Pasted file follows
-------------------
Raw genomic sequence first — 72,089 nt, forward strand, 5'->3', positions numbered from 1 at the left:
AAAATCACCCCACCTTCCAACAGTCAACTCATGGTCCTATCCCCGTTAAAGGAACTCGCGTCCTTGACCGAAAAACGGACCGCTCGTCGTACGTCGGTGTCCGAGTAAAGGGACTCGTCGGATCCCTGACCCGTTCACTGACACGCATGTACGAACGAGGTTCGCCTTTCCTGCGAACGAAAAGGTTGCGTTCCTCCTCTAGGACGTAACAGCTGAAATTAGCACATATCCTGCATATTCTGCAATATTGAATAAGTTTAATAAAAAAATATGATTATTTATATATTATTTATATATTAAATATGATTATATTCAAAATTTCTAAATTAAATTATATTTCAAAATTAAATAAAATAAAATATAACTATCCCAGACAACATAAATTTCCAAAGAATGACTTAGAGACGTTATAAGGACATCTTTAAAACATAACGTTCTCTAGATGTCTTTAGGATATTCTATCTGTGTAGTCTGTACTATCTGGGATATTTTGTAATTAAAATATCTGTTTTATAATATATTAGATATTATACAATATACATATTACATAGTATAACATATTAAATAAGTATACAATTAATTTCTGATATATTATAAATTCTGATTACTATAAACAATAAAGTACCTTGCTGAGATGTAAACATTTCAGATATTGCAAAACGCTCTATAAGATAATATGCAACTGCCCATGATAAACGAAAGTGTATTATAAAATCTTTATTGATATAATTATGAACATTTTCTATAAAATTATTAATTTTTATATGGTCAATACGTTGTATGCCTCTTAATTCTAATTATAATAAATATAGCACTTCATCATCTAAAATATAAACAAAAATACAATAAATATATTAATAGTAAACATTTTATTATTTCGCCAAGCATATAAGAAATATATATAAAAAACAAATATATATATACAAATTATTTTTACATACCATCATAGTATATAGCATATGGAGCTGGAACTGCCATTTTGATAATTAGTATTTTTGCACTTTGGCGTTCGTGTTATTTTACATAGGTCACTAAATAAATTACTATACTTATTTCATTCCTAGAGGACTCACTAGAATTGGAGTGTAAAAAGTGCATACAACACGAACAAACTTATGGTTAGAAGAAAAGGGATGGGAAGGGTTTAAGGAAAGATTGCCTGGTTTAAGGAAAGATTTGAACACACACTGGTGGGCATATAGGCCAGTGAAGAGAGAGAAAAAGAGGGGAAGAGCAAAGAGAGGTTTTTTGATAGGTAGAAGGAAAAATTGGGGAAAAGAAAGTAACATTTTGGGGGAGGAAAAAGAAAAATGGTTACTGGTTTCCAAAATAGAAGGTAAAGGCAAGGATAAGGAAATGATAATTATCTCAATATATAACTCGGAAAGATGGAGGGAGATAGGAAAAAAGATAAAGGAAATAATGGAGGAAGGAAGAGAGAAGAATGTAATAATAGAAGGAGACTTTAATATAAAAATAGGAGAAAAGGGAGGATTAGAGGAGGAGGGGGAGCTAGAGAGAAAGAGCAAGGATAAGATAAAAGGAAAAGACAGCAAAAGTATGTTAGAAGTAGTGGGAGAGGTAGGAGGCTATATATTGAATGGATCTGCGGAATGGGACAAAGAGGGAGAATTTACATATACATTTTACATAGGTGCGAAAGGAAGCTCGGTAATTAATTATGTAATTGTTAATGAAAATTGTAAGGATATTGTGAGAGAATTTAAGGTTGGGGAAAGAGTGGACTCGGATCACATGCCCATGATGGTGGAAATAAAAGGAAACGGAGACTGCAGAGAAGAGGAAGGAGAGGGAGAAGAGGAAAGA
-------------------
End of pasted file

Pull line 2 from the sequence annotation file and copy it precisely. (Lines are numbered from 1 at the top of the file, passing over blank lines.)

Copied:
AAAATCACCCCACCTTCCAACAGTCAACTCATGGTCCTATCCCCGTTAAAGGAACTCGCGTCCTTGACCGAAAAACGGACCGCTCGTCGTACGTCGGTGTCCGAGTAAAGGGACTCGTCGGATCCCTGACCCGTTCACTGACACGCATGTACGAACGAGGTTCGCCTTTCCTGCGAACGAAAAGGTTGCGTTCCTCCTCTAGGACGTAACAGCTGAAATTAGCACATATCCTGCATATTCTGCAATATTGAATAAGTTTAATAAAAAAATATGATTATTTATATATTATTTATATATTAAATATGATTATATTCAAAATTTCTAAATTAAATTATATTTCAAAATTAAATAAAATAAAATATAACTATCCCAGACAACATAAATTTCCAAAGAATGACTTAGAGACGTTATAAGGACATCTTTAAAACATAACGTTCTCTAGATGTCTTTAGGATATTCTATCTGTGTAGTCTGTACTATCTGGGATATTTTGTAATTAAAATATCTGTTTTATAATATATTAGATATTATACAATATACATATTACATAGTATAACATATTAAATAAGTATACAATTAATTTCTGATATATTATAAATTCTGATTACTATAAACAATAAAGTACCTTGCTGAGATGTAAACATTTCAGATATTGCAAAACGCTCTATAAGATAATATGCAACTGCCCATGATAAACGAAAGTGTATTATAAAATCTTTATTGATATAATTATGAACATTTTCTATAAAATTATTAATTTTTATATGGTCAATACGTTGTATGCCTCTTAATTCTAATTATAATAAATATAGCACTTCATCATCTAAAATATAAACAAAAATACAATAAATATATTAATAGTAAACATTTTATTATTTCGCCAAGCATATAAGAAATATATATAAAAAACAAATATATATATACAAATTATTTTTACATACCATCATAGTATATAGCATATGGAGCTGGAACTGCCATTTTGATAATTAGTATTTTTGCACTTTGGCGTTCGTGTTATTTTACATAGGTCACTAAATAAATTACTATACTTATTTCATTCCTAGAGGACTCACTAGAATTGGAGTGTAAAAAGTGCATACAACACGAACAAACTTATGGTTAGAAGAAAAGGGATGGGAAGGGTTTAAGGAAAGATTGCCTGGTTTAAGGAAAGATTTGAACACACACTGGTGGGCATATAGGCCAGTGAAGAGAGAGAAAAAGAGGGGAAGAGCAAAGAGAGGTTTTTTGATAGGTAGAAGGAAAAATTGGGGAAAAGAAAGTAACATTTTGGGGGAGGAAAAAGAAAAATGGTTACTGGTTTCCAAAATAGAAGGTAAAGGCAAGGATAAGGAAATGATAATTATCTCAATATATAACTCGGAAAGATGGAGGGAGATAGGAAAAAAGATAAAGGAAATAATGGAGGAAGGAAGAGAGAAGAATGTAATAATAGAAGGAGACTTTAATATAAAAATAGGAGAAAAGGGAGGATTAGAGGAGGAGGGGGAGCTAGAGAGAAAGAGCAAGGATAAGATAAAAGGAAAAGACAGCAAAAGTATGTTAGAAGTAGTGGGAGAGGTAGGAGGCTATATATTGAATGGATCTGCGGAATGGGACAAAGAGGGAGAATTTACATATACATTTTACATAGGTGCGAAAGGAAGCTCGGTAATTAATTATGTAATTGTTAATGAAAATTGTAAGGATATTGTGAGAGAATTTAAGGTTGGGGAAAGAGTGGACTCGGATCACATGCCCATGATGGTGGAAATAAAAGGAAACGGAGACTGCAGAGAAGAGGAAGGAGAGGGAGAAGAGGAAAGA